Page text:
Handke is an artist, his work crosses the borders of film-making, screenwriting, novels, plays, and poetry and prose poetry. All of his works correspond to each other and form an artistic semblance or present an artistic sense of unity without bearing any similarity in terms of genre or context, for his work his genre-less and his context is ever-changing. It showcases that Handke appears to be an artist who works across different mediums for he focuses on the beauty of the art itself. Another famous work of his, A Sorrow Beyond Dreams, is stripped of the linguistic ingenuity of this novel while retaining the style and voice. It tells the story of his mother’s suicide which can be read as a long novella form obituary; most of its story remains elusive and buried, and the narrative is not described as in a work of literature but a form of speech and process of thought. Art and its linguistic burden is stripped down into nothingness in A Sorrow Beyond Dreams, and only the profound darkness of emotions remain behind in the reader’s memory. What is most pertinent to this short yet masterful novella is the burden of artistry upon reality which effects Handke’s writing; the writing is simple, exhausted, heartbroken and grief-stricken which accounts for its shortness, brief meditations and simplicity. The novella is about his mother, but what shines through the novella is the conflict between the artist and a writer who mourns his mother’s death. His oeuvre is defined by these exceptionally voiced and composed stylistic notions, at times stripped down to bare reality and on the other hand, embellished with rebellion in the artistic world. His works could be said to converse with art itself and not the realistic aspect of it. In the short length of his works, he manages to link through symbolisms, language and images the history of literature and other forms of artistic movements related to Cinema and Painting. His works span many genres and movements while remaining distinct and isolated from the influence of his peers and contemporary inclinations; he seems to derive his motivation from the classical world.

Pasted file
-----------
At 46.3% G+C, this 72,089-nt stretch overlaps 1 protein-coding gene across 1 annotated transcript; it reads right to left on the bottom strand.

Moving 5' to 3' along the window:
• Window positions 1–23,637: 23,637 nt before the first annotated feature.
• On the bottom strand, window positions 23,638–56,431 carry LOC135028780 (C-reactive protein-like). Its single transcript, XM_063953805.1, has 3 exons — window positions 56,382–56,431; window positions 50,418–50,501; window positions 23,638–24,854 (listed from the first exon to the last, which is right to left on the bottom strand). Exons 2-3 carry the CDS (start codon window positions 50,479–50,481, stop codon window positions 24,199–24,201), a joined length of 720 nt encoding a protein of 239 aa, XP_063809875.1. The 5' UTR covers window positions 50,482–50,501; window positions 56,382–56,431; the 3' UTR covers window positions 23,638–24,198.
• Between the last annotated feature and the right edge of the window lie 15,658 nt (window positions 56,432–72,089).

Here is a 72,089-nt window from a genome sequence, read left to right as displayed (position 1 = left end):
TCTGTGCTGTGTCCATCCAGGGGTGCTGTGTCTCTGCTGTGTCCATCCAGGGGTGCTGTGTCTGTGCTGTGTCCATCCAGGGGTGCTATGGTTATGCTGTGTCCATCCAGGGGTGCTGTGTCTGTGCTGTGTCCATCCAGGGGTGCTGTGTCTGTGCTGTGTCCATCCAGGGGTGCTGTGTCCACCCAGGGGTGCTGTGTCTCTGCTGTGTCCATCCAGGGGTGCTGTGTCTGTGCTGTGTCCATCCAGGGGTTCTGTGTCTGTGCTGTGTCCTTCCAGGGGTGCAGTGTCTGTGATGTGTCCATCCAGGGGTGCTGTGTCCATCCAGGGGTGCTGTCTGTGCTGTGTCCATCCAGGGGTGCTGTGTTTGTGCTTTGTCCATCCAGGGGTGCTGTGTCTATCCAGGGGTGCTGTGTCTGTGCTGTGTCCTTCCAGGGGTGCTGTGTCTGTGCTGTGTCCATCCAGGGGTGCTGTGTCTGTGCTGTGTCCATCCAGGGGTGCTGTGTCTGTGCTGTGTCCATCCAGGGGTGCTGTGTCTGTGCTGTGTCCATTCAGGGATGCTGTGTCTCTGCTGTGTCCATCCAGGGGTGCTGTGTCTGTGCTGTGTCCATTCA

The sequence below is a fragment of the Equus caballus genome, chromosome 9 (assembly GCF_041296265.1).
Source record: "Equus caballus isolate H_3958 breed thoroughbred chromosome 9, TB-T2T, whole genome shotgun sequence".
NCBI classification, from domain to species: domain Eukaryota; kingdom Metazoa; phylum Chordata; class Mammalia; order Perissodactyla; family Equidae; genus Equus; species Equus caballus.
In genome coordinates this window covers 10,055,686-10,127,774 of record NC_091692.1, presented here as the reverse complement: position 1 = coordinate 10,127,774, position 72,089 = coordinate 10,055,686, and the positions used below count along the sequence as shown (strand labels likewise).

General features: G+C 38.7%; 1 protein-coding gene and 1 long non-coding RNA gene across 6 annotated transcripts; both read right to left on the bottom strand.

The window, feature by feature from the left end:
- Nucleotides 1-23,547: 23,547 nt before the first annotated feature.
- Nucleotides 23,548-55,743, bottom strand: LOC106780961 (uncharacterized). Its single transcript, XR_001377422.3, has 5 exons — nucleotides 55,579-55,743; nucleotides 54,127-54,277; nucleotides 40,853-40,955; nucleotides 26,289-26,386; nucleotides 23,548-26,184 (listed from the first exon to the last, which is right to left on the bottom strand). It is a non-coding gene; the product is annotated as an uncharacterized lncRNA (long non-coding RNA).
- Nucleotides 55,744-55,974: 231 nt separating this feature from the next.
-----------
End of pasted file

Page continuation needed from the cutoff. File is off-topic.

The Goalie’s Anxiety at the Penalty Kick is an exceptionally stylistic avant-garde work full of intellectuality and linguistic ingenuity. In contrast, A Sorrow Beyond Dreams trims down the burden of artistic embellishment and style to portray whatever Handke felt. These two works are recognised as the pillars of his entire novelistic oeuvre. An artistic iconoclast with an elitist intellectuality inaccessible to most people and a writer who allows emotions to flow on their own and strips down style and beauty for reality to speak for itself in its sparse, and sharp whispering voice. These two books must be read alongside his plays to be understood what makes Handke such a great writer and perhaps the most original voice to be heard. I am very pleased about this Nobel victory, despite the controversies, for Handke was awarded the prize for his literary and artistic merit, not for his political engagements. A Sorrow Beyond Dreams goes beyond the artistic artifice to explore the reality which has imprisoned the writer; The Goalie’s Anxiety at the Penalty Kick is a fictional work which focuses on the power of art and meaning of narrative in correspondence to the novel form, its essential contents and its renovation as an art form. I would say Handke, to paraphrase the late Harold Bloom when he spoke for Pinter’s Nobel victory is an incredibly beautiful choice to be the current holder of The Nobel Prize in Literature. While the rest of the world screams at Handke and the committee, I am already eager to see the victor who will be taking away this prize next year.
However, this is surely not the end of Peter Handke. This is the first part of his works that I have reviewed here. In the next part, I would be analysing his novels Short Letter, Long Farewell and Slow Homecoming, his collaborative film venture with the great auteur director Wim Wender named Wings of Desire (Wender’s most well-known work). Wim Wenders has a lifelong friendship and professional relationship with Handke and they have made films and written scripts for cinema and adapted Handke’s novels for the big screen. Handke has also achieved artistic merit in film direction and writing for the screen. To understand this great writer’s complex legacy, one cannot discount the relationship between his literary works to each other and the relationship between films and his works. He has created works across many genres, and that is what makes him a special artist; I am enthralled by his victory and sincerely congratulate him.